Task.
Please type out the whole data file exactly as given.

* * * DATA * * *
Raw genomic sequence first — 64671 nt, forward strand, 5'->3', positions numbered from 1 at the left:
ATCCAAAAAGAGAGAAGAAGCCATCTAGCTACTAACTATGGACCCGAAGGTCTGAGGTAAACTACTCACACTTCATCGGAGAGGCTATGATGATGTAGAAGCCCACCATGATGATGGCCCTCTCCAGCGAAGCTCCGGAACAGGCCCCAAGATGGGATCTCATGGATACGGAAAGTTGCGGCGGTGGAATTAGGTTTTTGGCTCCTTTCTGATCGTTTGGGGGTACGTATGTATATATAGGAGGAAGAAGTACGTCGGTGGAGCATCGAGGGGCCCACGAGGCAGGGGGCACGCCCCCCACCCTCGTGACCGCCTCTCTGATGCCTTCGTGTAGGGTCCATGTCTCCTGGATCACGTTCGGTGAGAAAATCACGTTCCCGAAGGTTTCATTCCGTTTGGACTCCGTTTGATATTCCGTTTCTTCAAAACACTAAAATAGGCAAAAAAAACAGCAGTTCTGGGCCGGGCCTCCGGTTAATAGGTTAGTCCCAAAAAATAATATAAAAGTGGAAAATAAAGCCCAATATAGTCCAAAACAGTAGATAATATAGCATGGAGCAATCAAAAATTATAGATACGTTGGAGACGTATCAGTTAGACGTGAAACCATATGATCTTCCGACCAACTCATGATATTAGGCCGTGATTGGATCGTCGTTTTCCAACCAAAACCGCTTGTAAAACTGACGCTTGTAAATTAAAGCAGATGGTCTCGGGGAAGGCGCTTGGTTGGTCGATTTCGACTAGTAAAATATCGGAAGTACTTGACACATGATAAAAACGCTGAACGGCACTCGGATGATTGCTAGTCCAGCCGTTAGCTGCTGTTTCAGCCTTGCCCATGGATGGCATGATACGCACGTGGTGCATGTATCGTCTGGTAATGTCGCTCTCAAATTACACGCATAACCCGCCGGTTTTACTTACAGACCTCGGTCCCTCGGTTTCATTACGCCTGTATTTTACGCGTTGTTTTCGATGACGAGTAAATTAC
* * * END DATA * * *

Raw genomic sequence first — 64671 nt, forward strand, 5'->3', positions numbered from 1 at the left:
ATCCAAAAAGAGAGAAGAAGCCATCTAGCTACTAACTATGGACCCGAAGGTCTGAGGTAAACTACTCACACTTCATCGGAGAGGCTATGATGATGTAGAAGCCCACCATGATGATGGCCCTCTCCAGCGAAGCTCCGGAACAGGCCCCAAGATGGGATCTCATGGATACGGAAAGTTGCGGCGGTGGAATTAGGTTTTTGGCTCCTTTCTGATCGTTTGGGGGTACGTATGTATATATAGGAGGAAGAAGTACGTCGGTGGAGCATCGAGGGGCCCACGAGGCAGGGGGCACGCCCCCCACCCTCGTGACCGCCTCTCTGATGCCTTCGTGTAGGGTCCATGTCTCCTGGATCACGTTCGGTGAGAAAATCACGTTCCCGAAGGTTTCATTCCGTTTGGACTCCGTTTGATATTCCGTTTCTTCAAAACACTAAAATAGGCAAAAAAAACAGCAGTTCTGGGCCGGGCCTCCGGTTAATAGGTTAGTCCCAAAAAATAATATAAAAGTGGAAAATAAAGCCCAATATAGTCCAAAACAGTAGATAATATAGCATGGAGCAATCAAAAATTATAGATACGTTGGAGACGTATCAGTTAGACGTGAAACCATATGATCTTCCGACCAACTCATGATATTAGGCCGTGATTGGATCGTCGTTTTCCAACCAAAACCGCTTGTAAAACTGACGCTTGTAAATTAAAGCAGATGGTCTCGGGGAAGGCGCTTGGTTGGTCGATTTCGACTAGTAAAATATCGGAAGTACTTGACACATGATAAAAACGCTGAACGGCACTCGGATGATTGCTAGTCCAGCCGTTAGCTGCTGTTTCAGCCTTGCCCATGGATGGCATGATACGCACGTGGTGCATGTATCGTCTGGTAATGTCGCTCTCAAATTACACGCATAACCCGCCGGTTTTACTTACAGACCTCGGTCCCTCGGTTTCATTACGCCTGTATTTTACGCGTTGTTTTCGATGACGAGTAAATTAC